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The impact of COVID-19 was evident in March, with Nevada casino establishments and other corners of the gaming industry feeling the heat. 

Casinos in Las Vegas saw less money come through their doors, primarily because their doors had to shut. Sports betting also endured significant drops. 

March’s losses also meant that state operators’ three-month streak of generating $1 billion and above from gambling activity came to an end. 

Vegas stripped of its revenue 

In Las Vegas, Nevada casino locations were forced to close their doors halfway through March causing revenue to head downwards.

Total money generated on the Las Vegas Strip fell by 45.7%, reaching $299.9 million. Meanwhile, Downtown Las Vegas’ money from gambling fell by 26% and totaled $43.4 million. 

As reported by ABC News, Las Vegas Mayor Carolyn Goodman has asked for the city to be able to reopen soon. She made the following plea to Nevada Governor Steve Sisolak. 

“Being closed is killing us already, and killing Las Vegas, our industry, our convention and tourism business that we have all worked so hard to build.”

The Governor approached reopening the state with caution in a CNN interview on Wednesday night. He also noted that 11 casino union workers had died due to the novel coronavirus. 

“We will rebuild our economy,” he said. “Las Vegas will continue to thrive. But I can’t do that if I lose more people.” 

Sisolak has extended Nevada’s stay-at-home order until May 15th, but is working on ways to gradually resume normal life. His plan will be titled the ‘Nevada United Road Map to Recovery’. 

Sports betting takes a big hit 

March was a rough month for sports with major events both in and outside of the US – including March Madness – being cancelled. 

Sports betting suffered alongside this, with handle for this vertical nosediving by 76.3% to $143.2 million – compared to $597.045 million in March 2019.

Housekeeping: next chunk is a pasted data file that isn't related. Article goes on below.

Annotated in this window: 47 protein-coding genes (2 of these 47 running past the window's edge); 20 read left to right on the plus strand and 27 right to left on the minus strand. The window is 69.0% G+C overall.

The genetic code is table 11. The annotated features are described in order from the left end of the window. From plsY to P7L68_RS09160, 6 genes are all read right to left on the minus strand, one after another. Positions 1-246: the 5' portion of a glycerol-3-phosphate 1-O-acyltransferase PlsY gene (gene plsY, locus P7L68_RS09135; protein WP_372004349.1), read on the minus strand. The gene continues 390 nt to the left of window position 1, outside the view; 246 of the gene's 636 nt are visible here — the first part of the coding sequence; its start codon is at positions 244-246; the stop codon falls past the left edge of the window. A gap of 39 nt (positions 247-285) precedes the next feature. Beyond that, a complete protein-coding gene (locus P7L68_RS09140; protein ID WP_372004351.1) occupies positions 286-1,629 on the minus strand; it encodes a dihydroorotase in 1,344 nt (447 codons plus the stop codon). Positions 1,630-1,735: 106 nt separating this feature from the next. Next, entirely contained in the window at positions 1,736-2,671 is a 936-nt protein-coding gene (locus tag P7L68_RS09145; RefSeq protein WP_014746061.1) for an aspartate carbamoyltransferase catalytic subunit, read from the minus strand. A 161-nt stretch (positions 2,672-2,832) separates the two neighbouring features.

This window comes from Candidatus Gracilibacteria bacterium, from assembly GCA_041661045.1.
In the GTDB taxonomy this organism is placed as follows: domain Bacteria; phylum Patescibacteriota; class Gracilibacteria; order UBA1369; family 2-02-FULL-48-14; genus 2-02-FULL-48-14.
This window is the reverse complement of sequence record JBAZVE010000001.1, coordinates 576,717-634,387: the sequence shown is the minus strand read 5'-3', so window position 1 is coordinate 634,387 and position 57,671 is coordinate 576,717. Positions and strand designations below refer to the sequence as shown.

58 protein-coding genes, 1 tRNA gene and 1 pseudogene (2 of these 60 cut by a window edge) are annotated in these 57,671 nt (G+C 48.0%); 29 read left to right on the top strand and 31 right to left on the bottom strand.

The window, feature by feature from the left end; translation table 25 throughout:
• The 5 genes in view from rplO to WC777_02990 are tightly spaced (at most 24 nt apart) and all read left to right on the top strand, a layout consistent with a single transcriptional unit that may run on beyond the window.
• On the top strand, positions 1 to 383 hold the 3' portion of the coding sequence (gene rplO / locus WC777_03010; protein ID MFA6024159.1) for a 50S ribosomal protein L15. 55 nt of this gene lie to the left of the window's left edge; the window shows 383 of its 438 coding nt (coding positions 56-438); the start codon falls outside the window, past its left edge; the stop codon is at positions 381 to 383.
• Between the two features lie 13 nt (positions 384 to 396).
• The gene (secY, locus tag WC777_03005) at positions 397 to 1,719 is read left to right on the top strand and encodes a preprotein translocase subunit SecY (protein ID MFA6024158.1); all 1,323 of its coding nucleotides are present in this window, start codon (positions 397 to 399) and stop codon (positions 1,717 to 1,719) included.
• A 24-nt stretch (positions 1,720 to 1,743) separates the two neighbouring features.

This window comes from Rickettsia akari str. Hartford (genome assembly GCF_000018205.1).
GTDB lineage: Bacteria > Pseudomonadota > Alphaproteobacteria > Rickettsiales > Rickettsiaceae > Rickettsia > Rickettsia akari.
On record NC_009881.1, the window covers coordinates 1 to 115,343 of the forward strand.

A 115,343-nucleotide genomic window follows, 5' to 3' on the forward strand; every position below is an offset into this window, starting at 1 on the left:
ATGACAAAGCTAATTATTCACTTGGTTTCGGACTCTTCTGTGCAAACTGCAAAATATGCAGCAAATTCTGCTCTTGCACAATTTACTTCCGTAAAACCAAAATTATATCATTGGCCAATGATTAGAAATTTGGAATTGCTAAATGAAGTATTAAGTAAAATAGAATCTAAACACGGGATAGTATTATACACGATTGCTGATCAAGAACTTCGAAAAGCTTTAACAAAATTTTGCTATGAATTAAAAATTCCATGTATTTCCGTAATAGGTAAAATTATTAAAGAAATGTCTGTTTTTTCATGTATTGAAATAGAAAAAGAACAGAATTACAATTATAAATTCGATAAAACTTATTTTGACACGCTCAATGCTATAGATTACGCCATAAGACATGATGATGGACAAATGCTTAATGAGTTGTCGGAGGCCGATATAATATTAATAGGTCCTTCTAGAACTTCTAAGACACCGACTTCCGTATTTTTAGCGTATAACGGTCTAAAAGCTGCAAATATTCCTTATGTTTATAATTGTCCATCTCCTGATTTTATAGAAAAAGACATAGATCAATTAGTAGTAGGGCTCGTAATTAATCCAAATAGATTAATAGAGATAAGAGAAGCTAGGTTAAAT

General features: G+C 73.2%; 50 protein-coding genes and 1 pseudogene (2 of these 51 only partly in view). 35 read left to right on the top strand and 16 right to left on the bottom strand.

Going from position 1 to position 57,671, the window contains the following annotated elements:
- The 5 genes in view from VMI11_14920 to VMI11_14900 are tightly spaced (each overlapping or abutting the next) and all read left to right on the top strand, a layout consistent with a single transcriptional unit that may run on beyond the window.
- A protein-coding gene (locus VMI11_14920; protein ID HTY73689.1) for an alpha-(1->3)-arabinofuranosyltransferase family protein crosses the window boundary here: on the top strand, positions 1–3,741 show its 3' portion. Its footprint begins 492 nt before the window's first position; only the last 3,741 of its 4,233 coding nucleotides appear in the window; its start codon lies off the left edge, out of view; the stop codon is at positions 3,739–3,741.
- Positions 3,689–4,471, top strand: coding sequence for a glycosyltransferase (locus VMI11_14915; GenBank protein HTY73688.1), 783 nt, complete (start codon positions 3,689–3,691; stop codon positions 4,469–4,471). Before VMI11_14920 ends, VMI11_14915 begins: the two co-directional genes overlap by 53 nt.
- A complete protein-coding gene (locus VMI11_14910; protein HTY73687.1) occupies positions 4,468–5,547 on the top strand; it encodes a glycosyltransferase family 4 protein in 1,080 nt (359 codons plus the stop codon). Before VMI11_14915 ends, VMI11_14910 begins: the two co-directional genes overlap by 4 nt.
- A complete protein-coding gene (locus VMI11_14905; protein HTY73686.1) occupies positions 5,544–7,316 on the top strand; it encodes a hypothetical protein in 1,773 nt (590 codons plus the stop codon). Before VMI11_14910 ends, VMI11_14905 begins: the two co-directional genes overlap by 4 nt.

Of March 2020’s sports betting handle figures, $88.9 million was wagered via mobile. 

Some NBA games took place at the beginning of the month, which slightly cushioned the blow. $5.9 million was brought in from this sport, with $104.7 million being handled in total. Other sports, including eSports – for which the Sagebush State extended legal betting capabilities – contributed $345,000. 

Slots and table games also decline

Slots revenue reached $468.7 million in March, which was a decline of 30.6%. As for ‘table, counter and card games’, earnings dropped by 57% and stood at $149.4 million. Blackjack took the largest portion with $44.2 million, though this was still down by 59%. 

Nevada ended March 2020 with $618.1 million in revenue across all verticals, both on and offline. This was 39.6% lower than March 2019’s $1.02 billion. 

How are Nevadan casinos preparing to reopen? 

In an interview with the Las Vegas Review Journal, Sandra Morgan – Chairwoman of the Nevada Gaming Control Board – said that plans are being made to reopen. This would be with a limited capacity. 

Individual operators have also been considering how they will resume regular service. Boyd Gaming Corp., based in Las Vegas has stated that it will open its properties across the US as soon as it’s allowed to do so. 

On an earnings conference call, Chief Executive Keith Smith said that he “doesn’t see a phasing”. However, he also mentioned that financial results will depend on the number of tourists that decide to visit Vegas – especially by air. 

4,898 cases of COVID-19 had been reported in Nevada at the time of writing on April 30th, with 237 deaths. 

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